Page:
Then & Now: Women in the Workplace

by Paige Knorek.

Welcome to the second installment of Women in the Workplace Series. You can read the first article in the series featuring my interview with Pat Thoen here.

Did you know that just over 11% of all Douglas Machine employees are female?

As the newest employee contributing to that 11% statistic at Douglas Machine, I was surprised with the opportunity to write an article on the topic “Douglas – Then & Now.” I’m still learning about Douglas now, in addition to the rich history of Douglas over the years! After considering the possibilities, however, I decided to narrow my focus to a topic I was truly curious about: the women who have been employed at Douglas since the company was first established in 1964.

In order to get a credible perspective on this topic, I interviewed seven women, including one retiree and six current employees. Their work spans every decade of Douglas’s existence—and therefore provides insight into the experiences of women in the workplace over time, the variety of work that women have contributed to Douglas, and their advice for women who are interested in working in a similar industry.

Interview with Becky Iverson

1. How long have you worked at Douglas, and in what position(s)?

BECKY: I have worked at Douglas for 35 years. When I first started, there were less people in the Accounting department, so I had multiple duties including payroll, accounts payable, HR questions and insurance. My work now is focused more specifically on accounting.

2.   What drew you to this line of work? What specifically brought you to Douglas?

BECKY: I liked my bookkeeping class in high school, so I chose to pursue Accounting in Technical College. I remained in the Accounting realm throughout the different jobs I had. What brought me to Douglas was that the company I previously worked for went out of business. I was registered with a temp agency and received work at Douglas through them.

3. In a nutshell, what do you do?

BECKY: I have a really nice variety of work including payroll, invoicing, collecting accounts, helping with administration of benefits, and working with customers.

4. Were you married and/or were you raising a family when you started working at Douglas?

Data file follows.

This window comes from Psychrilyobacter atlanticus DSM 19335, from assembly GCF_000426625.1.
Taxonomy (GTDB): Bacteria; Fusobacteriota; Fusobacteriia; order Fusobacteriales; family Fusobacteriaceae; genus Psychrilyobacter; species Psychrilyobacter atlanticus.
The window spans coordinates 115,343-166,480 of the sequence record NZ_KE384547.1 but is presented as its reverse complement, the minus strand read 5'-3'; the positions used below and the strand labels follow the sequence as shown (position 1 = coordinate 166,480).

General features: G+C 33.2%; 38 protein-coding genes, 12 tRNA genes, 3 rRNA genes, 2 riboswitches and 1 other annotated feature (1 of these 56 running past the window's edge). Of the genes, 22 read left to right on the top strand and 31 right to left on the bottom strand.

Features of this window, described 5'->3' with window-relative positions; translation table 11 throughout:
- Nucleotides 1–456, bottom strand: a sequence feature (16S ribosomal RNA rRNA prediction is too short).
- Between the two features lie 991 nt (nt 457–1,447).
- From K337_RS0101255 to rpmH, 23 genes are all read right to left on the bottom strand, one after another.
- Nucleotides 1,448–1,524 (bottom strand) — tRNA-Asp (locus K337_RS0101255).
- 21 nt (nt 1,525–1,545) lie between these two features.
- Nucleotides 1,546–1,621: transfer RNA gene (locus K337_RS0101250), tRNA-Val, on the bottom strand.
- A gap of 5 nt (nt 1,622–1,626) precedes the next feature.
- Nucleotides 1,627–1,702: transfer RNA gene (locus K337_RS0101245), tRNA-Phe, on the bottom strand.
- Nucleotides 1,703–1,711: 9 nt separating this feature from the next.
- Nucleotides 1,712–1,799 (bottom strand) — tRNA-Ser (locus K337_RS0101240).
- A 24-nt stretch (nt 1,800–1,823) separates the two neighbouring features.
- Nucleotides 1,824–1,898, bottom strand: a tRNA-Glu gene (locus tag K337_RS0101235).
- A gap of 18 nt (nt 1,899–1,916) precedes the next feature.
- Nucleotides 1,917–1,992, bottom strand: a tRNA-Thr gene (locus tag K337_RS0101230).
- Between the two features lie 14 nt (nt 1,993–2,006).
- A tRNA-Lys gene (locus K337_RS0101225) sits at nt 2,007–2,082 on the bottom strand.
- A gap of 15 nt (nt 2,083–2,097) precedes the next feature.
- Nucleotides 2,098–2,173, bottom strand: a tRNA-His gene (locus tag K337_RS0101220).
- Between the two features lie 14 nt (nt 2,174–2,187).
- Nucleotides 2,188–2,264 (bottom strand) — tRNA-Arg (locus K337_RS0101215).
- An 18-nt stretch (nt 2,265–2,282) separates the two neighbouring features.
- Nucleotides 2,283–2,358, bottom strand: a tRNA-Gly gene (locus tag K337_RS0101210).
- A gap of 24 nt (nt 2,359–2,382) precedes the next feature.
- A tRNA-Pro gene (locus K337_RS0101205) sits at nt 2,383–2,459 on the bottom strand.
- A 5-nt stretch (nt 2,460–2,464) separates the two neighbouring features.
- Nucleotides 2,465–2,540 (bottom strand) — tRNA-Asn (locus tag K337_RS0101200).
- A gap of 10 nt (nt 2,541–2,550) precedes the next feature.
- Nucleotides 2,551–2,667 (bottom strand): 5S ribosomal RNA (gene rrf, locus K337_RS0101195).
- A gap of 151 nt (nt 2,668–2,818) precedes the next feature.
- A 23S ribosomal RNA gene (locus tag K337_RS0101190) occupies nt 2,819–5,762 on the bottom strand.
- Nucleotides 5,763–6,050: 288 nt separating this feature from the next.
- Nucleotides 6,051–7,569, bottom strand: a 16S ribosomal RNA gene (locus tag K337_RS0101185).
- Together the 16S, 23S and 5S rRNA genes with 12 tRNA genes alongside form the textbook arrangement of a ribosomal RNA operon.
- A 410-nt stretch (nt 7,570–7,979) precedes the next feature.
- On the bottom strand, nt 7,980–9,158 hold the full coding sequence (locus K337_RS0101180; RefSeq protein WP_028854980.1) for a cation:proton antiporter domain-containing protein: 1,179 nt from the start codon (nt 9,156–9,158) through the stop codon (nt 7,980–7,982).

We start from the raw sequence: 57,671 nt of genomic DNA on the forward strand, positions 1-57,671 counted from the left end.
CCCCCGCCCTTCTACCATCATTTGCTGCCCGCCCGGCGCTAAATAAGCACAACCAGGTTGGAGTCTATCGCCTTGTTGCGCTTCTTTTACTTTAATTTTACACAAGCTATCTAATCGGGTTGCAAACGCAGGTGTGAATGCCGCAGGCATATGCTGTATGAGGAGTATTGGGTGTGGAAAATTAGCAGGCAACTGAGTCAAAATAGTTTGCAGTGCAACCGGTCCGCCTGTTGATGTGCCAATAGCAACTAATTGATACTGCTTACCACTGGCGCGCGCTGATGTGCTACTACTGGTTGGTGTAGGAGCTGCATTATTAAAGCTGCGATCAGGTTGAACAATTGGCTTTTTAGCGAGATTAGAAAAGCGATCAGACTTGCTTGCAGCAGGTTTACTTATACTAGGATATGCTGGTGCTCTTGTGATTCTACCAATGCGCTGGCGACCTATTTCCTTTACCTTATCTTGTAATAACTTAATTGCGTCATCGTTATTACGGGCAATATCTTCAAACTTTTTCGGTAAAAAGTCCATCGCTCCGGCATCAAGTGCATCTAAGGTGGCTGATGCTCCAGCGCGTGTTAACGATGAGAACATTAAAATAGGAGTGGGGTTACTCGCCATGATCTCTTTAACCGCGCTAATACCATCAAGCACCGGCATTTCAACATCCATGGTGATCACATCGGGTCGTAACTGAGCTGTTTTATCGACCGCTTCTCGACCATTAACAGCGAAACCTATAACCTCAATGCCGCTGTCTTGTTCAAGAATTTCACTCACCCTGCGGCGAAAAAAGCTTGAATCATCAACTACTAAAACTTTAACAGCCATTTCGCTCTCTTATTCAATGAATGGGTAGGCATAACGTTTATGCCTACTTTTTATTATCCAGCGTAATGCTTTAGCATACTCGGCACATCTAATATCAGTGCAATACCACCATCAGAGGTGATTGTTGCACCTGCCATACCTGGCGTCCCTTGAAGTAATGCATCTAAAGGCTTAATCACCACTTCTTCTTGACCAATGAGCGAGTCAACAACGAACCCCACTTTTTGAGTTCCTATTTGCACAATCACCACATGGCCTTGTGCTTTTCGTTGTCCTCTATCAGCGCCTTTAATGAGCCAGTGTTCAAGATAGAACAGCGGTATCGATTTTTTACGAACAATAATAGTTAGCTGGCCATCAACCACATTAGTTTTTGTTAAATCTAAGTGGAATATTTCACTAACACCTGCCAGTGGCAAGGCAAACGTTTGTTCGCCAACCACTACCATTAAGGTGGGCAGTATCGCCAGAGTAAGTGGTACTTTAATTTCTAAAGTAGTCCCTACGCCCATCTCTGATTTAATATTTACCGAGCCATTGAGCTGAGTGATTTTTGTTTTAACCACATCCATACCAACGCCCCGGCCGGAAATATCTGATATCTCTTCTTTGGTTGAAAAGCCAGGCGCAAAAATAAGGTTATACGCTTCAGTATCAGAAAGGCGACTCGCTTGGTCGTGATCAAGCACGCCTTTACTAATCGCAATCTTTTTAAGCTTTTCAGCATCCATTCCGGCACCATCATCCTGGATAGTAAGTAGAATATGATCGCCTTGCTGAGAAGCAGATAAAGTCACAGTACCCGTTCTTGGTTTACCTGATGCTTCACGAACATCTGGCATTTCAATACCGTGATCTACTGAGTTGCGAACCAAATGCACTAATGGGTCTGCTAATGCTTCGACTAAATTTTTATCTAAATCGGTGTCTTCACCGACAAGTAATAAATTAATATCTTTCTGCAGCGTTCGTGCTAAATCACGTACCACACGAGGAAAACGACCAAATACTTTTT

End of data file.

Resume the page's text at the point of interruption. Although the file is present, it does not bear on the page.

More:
BECKY: The answer is yes to both questions. I had one child at the time I started, probably a year old. Now I have three children and six grandchildren.

5. Was it usual for women to be working at the time when you started? Did many of your friends and female peers work?

BECKY: Yes, most did. I think it was usual. I did receive a lot of help from my mother in providing day care for the kids while I was at work.

6. How many of the people on your team are also female? What is that like?

BECKY: We have ten people in our department. Seven are women and three are men. It’s a good mix. We seem to enjoy each other and do not have much turnover in our department.

7. In your opinion, how has the role of women in the workplace changed over time? Why do you think those changes have occurred?

BECKY: I think women have strived for more education throughout the years. It’s more competitive now with jobs that probably used to be deemed for males only. Now a woman can fill those positions too with the right education and training.

8. If you were to guess, what percentage of Douglas employees today do you think are women?

BECKY: My guess is 10%.

9. What advice would you give women who are considering working in this industry?

BECKY: Enjoy your job. If you don’t get satisfaction out of the work you’re doing, it feels like more of a job than anything else. At Douglas, I personally enjoy the diversity of duties and the people I work with. It’s very much like a family here.

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